Katipbahay (no, that’s not a typo)

I was browsing through my cellphone’s notes when I saw a few paragraphs I planned to turn into a blog entry weeks ago. Obviously, I forgot about it until now. Here it is.

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They are the two best universities in the country. A good number of the best politicians this country has came from these two universities. In that sense, they are neighbors. But geographically, they are neighbors, too. On Katipunan Avenue’s north bound side is one; the other on the south bound side.

I’m talking about the Ateneo de Manila University and the University of the Philippines – Diliman.

I visited the Ateneo campus with my mother once to get application forms for the Ateneo College Entrance Test. We asked the guard where the ACET forms were located. He directed us to Xavier Hall. We spotted it immediately. It wasn’t as nice as the other buildings in the campus (like the John Gokongwei School of Management building). We went in and found the office for admissions (whose name I forgot). But lunch break came five minutes before we did. We had to wait.

As we sat on the benches in front of the office. I was observing the area immediately around us. Break time means lots of students. I saw three high schoolmates. Or was it four? I can’t remember. No, I did not talk to them. We were never close. I never even talked to them so much back then.

Anyway, we were seated in Xavier Hall. Across it is Gonzaga Hall. Adjacent to them is Berchmans hall. Think of an equilateral triangle. These three buildings are laid out on the three points of the polygon.

The area in the middle of the three buildings is similar to one UP landmark: the Sunken Garden. Only this one in Ateneo is a miniature version. The Garden is an open grass field in the UP Diliman campus. Around the Sunken Garden, if one will draw a triangle, are the University Main Library, the Malcolm Hall, and the Benitez Hall. The latter two buildings house the College of Law and the College of Education, respectively.

Gonzaga Hall is like UP’s CASAA. It’s the school canteen. Xavier Hall, on the other hand, is like UP’s Office of the University Registrar. Berchmans Hall, I don’t know what it is. I couldn’t tell from purely observing students entering and exiting it. I guess it contains classrooms.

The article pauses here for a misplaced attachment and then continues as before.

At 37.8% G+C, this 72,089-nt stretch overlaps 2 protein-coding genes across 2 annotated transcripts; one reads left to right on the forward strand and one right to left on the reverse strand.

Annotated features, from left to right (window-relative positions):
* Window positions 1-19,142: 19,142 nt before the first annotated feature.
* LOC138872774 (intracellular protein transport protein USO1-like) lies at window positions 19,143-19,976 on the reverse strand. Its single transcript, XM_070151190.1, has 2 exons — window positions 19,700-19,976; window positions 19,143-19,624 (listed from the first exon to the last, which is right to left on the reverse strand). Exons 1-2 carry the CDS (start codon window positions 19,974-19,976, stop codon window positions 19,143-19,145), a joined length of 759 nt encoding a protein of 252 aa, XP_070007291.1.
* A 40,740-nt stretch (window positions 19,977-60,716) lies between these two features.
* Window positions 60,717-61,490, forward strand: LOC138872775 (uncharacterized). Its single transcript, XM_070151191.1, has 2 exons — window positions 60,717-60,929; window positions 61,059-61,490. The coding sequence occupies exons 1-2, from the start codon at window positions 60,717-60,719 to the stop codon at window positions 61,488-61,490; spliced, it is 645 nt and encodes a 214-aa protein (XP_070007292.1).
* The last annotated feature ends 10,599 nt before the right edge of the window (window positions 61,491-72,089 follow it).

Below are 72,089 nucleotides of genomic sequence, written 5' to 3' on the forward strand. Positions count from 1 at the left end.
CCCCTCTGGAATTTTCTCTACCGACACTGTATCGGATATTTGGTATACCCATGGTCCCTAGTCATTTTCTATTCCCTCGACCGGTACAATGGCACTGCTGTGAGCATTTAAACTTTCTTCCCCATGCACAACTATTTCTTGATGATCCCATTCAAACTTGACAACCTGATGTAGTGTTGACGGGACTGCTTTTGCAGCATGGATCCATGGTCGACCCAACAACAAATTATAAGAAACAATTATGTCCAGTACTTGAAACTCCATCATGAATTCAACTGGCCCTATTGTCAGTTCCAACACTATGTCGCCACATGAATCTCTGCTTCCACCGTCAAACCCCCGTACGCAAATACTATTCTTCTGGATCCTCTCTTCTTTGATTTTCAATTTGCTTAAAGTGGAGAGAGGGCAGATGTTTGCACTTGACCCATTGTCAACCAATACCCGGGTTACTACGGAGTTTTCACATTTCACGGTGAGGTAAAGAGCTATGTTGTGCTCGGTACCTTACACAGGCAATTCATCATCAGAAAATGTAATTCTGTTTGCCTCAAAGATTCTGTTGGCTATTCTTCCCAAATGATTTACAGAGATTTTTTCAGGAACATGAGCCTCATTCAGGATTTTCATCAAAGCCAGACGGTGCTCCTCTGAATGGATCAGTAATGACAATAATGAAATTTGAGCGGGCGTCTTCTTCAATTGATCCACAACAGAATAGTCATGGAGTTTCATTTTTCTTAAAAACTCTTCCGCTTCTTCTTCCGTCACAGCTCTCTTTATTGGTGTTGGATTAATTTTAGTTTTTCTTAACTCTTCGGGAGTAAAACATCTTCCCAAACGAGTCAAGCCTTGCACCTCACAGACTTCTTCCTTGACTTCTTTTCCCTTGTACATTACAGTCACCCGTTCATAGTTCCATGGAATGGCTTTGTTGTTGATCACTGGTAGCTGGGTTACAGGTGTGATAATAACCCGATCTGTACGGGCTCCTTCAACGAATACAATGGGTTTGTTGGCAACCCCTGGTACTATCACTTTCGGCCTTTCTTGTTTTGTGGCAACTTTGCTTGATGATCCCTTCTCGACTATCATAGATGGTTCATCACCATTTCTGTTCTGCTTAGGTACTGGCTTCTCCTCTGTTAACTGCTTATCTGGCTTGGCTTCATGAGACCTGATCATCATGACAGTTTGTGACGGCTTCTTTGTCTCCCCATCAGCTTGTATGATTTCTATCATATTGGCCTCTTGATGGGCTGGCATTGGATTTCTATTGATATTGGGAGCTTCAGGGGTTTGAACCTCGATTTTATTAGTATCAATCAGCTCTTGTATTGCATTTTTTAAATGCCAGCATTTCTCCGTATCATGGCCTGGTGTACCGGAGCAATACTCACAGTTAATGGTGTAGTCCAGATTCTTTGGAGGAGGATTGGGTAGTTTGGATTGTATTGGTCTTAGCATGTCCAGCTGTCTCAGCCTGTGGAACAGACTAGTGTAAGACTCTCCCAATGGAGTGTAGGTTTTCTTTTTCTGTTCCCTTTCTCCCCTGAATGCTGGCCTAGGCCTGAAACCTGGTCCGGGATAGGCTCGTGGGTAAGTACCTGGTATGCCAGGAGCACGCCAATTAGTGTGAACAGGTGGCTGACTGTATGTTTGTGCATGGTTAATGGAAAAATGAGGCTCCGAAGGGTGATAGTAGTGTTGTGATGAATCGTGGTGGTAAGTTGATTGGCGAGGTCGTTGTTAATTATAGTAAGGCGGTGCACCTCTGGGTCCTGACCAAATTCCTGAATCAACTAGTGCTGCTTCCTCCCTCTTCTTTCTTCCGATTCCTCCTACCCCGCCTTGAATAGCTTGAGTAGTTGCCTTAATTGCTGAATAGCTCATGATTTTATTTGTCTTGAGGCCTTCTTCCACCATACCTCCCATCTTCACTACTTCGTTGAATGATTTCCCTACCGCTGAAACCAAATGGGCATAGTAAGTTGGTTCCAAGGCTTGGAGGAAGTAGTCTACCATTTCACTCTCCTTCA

See the similarity? Rectangular open space surrounded by important buildings. Only different in size.

But the last similarity I saw that really reminded me of the Sunken Garden was the structure right across Berchmans. It was like a big shed, with three brown 5-ft x 3-ft tables. It was like the Grandstand in Sunken, only smaller. And cleaner. Or maybe it just looked cleaner because it was smaller. I couldn’t tell.

Amazing, I thought, how uncanny the resemblance was. I never thought a Sunken Garden would exist some place else besides UP Diliman. It was smaller, sure, but it was similar in form. And that was when I realized how much UP and Ateneo can be alike: when it comes to citizens they produce, to the semestral strucutre (as compared to La Salle’s trimestral form), and as I saw here, even in infrastructure. UP and Ateneo really are neighbors.

But don’t mention basketball. That’s an altogether different topic.

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LOL: Love Online (no, not the Filipino film of the same title)

It was not a grand conversation. It was not about food. It was not even about them. It was simply a conversation about Glee.

That was how Joy Cabaltera met Jeff Tagle online. Through Twitter, they talked Glee. That was almost two years ago in September 2010. Around that time, Glee’s second season was starting.

Fast-forward 21 months and, just like that, now they have been gleefully married for two months now.

Joy said they’ve been tweeting each other for days before actually meeting each other. “We were talking to each other for a few days. Then our friends started noticing us on their news feeds. That’s when I decided ayoko na ng online,” she said.

She mentioned the notion among people that online “courtship” (writer’s own words), such as the one she was in, was taboo.

Tweeting publicly for everyone to see stopped. This turned to direct messages (DMs) sent to each other. Soon enough, it went offline. After a week, they started texting each other. Then calling. The only missing piece is actually seeing each other.

“A few days,” to use Joy’s words, was all it took.

“He asked me out to see his Lego collection in Megamall,” she added. This was the first time they personally saw each other.

It took long for them to see eye-to-eye for the first time because of the distance between them. Joy was from Antipolo. Jeff was from Parañaque. They really were a long way from one another.

That long distance eventually culminated in the ultimate expression of love – marriage. Joy officially became Joy Cabaltera-Tagle on April 20, 2012.

“The date was 420,” said Joy, with a laugh alongside. “420” is a popular term related to marijuana-smoking.

Currently, Joy and Jeff are maintaining a food blog at www.nom-mage.com. The blog, in the “About us” section, says, “The two are no food critics, nor are they authorities on what’s good and what’s not. This is simply a journal of their journeys of nourishment and sustenance around and outside the Metro.”

The two are also social media advocates. Last Saturday’s Social Media Day was the first of its kind in the Philippines. Joy and Jeff Tagle served as the event’s hosts for that afternoon.

Their love story is an example of just how powerful social media is and can be, which is why their hosting of the event was very fitting.

Social media allowed Joy and Jeff to find love. The question now: what can social media NOT do?